5 Things You Can Do To Support Egyptians From Anywhere
From Flickr user Sarah Carr
It's the weekend! And a possible revolution steams forward in Egypt. The stakes are incredibly high - a point underlined by the news that activists targeted for their involvement in the failed 2009 uprising in Iran were hung yesterday - so it makes sense that international onlookers are looking for any way that they might be able to help. Here are some ways to get involved if you're not in Egypt but want to do something.
Note that a lot of these are for the more technically inclined. If that's not you, one thing you can do is spread these tips who may be.
1. Go to a solidarity protest. Protests at Egyptian embassies around the world began on Friday and will most continue at least through the weekend. Get in touch with the groups in your city and ask what they're planning and how you can help. Here's the Facebook event and here's another good roundup of times/dates/places.
2. Help Egyptians to dial up. You can help to distribute the phone numbers and login information for dial-up Internet services in other countries. An organization called Telecomix News Agency is providing dial up modem service to Egyptians, with the number +46850009990 - you can offer to provide your own modem service - to that go to the chat room, sign in with a nickname, and ask how you can help. Also, the dial ups at this site are constantly being updated. You can also help distribute direct phone in numbers for people in Egypt to submit reports. Here are the numbers to share information with Al Jazeera: +97444896192 or +97444896190.
3. Get involved in the effort to increase communication between Egyptians and the world using ham radios. As long as it stays difficult for Egyptians to get information out - and especially government's crackdown grows more violent - it's worth looking into use of ham radios for communication between people in and outside the country. So far, some ham afficionados have been creating communications channels between Egypt and the rest of the world using the ham networks - Egyptians are sending morse code signals to the ham radios, its getting decoded, and posted on the internet. The best way to see if you can help is to dip into the Twitter stream and @ reply to someone there, but you can also check out the chat room.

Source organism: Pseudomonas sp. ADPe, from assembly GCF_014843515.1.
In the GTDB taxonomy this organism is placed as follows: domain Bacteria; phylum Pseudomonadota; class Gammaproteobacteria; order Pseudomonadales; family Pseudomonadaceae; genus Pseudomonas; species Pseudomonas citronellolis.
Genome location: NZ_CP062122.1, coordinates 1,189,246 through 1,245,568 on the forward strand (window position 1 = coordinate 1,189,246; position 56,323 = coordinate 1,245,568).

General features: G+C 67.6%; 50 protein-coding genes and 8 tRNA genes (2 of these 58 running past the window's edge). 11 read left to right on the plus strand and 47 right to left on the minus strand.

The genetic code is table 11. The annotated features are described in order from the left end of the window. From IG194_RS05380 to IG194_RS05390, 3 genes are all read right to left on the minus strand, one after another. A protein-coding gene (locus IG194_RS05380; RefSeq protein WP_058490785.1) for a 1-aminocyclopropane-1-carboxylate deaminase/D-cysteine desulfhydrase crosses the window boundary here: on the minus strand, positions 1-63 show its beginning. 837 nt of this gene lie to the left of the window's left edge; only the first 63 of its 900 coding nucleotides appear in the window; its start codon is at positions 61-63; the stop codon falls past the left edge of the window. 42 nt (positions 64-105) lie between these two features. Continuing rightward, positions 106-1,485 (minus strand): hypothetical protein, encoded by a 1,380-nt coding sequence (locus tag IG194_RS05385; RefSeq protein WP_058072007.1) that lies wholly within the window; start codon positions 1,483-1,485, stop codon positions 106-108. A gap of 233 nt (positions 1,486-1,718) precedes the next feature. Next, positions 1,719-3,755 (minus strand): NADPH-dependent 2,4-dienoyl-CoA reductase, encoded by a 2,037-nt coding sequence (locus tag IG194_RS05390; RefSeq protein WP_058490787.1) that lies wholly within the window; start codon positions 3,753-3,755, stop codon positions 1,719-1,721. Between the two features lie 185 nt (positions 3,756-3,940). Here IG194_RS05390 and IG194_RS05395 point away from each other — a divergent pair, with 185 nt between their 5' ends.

4. When people do get back online, it'll be more important than ever for them to browse anonymously. Make it easier for them to do this by allowing them to connect to website by way of your network. Youre basically donating some of your bandwidth to Egyptians trying to get online. It's also called "running a relay". You can run a relay on most operating systems. Here's the guide from Tor on how to run a relay.
5. Apps for Apocalypse and Open Mesh. Activists don't need the World Wide Web to be connected with each other. By creating local networks, kind of like a much smaller version of the internet, that aren't routed through the Egyptian network, people within the country can share information amongst them selves. Unfortunately, for this to be working now there would've had to be more preparation. To be ready for next time, people are finding each other on Twitter and discussing ways that new technologies could be developed to make it as easily as possible for activists to maintain connectivity next time there's a total internet shut off like the one we're seeing in Egypt. With legislation in the U.S. to give an internet "kill switch" button to the president back in play, it seem as if this could happen anywhere. If you’re interested in volunteering or getting involved in any way then visit OpenMeshProject.org or tweet @Shervin.
You can also visit Access' web site and sign their petition pressuring mobile providers Vodaphone and Orange France to open the Egyptian networks. Also, for more resources and security tips, check out this wiki, and go ahead and follow Jacob Appelbaum on Twitter -- from organizing getting sat phones to Egyptians, to ham radios, to Tor to dial up, he's serving as a one man internet relief organization.
Anything we missed? Let us know in the comments or on Twitter.